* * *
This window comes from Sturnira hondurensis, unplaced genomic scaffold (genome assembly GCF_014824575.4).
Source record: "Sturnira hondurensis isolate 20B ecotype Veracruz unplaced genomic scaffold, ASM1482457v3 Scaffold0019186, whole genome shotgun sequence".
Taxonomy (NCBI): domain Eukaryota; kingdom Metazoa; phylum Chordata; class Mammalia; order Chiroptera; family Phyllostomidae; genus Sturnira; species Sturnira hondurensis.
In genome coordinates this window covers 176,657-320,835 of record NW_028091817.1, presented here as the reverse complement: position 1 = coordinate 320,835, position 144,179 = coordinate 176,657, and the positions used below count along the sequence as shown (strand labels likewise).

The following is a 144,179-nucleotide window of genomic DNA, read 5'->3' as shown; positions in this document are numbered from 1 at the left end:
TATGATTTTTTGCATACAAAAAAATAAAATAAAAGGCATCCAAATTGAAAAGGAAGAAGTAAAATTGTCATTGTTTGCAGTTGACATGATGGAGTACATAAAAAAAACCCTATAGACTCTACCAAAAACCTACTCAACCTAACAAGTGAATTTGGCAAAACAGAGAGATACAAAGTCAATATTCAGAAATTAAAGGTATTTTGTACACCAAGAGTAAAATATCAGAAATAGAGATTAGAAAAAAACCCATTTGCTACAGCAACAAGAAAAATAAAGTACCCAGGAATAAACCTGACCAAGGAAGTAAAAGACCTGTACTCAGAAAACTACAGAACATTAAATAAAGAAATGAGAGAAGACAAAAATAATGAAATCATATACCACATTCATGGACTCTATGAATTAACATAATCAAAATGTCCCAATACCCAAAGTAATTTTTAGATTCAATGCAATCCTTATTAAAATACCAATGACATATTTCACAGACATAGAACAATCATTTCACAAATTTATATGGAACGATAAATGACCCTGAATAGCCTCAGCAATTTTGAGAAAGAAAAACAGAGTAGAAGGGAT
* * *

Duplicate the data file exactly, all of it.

This window comes from Sturnira hondurensis, unplaced genomic scaffold (genome assembly GCF_014824575.4).
Source record: "Sturnira hondurensis isolate 20B ecotype Veracruz unplaced genomic scaffold, ASM1482457v3 Scaffold0019186, whole genome shotgun sequence".
Taxonomy (NCBI): domain Eukaryota; kingdom Metazoa; phylum Chordata; class Mammalia; order Chiroptera; family Phyllostomidae; genus Sturnira; species Sturnira hondurensis.
In genome coordinates this window covers 176,657-320,835 of record NW_028091817.1, presented here as the reverse complement: position 1 = coordinate 320,835, position 144,179 = coordinate 176,657, and the positions used below count along the sequence as shown (strand labels likewise).

The following is a 144,179-nucleotide window of genomic DNA, read 5'->3' as shown; positions in this document are numbered from 1 at the left end:
TATGATTTTTTGCATACAAAAAAATAAAATAAAAGGCATCCAAATTGAAAAGGAAGAAGTAAAATTGTCATTGTTTGCAGTTGACATGATGGAGTACATAAAAAAAACCCTATAGACTCTACCAAAAACCTACTCAACCTAACAAGTGAATTTGGCAAAACAGAGAGATACAAAGTCAATATTCAGAAATTAAAGGTATTTTGTACACCAAGAGTAAAATATCAGAAATAGAGATTAGAAAAAAACCCATTTGCTACAGCAACAAGAAAAATAAAGTACCCAGGAATAAACCTGACCAAGGAAGTAAAAGACCTGTACTCAGAAAACTACAGAACATTAAATAAAGAAATGAGAGAAGACAAAAATAATGAAATCATATACCACATTCATGGACTCTATGAATTAACATAATCAAAATGTCCCAATACCCAAAGTAATTTTTAGATTCAATGCAATCCTTATTAAAATACCAATGACATATTTCACAGACATAGAACAATCATTTCACAAATTTATATGGAACGATAAATGACCCTGAATAGCCTCAGCAATTTTGAGAAAGAAAAACAGAGTAGAAGGGAT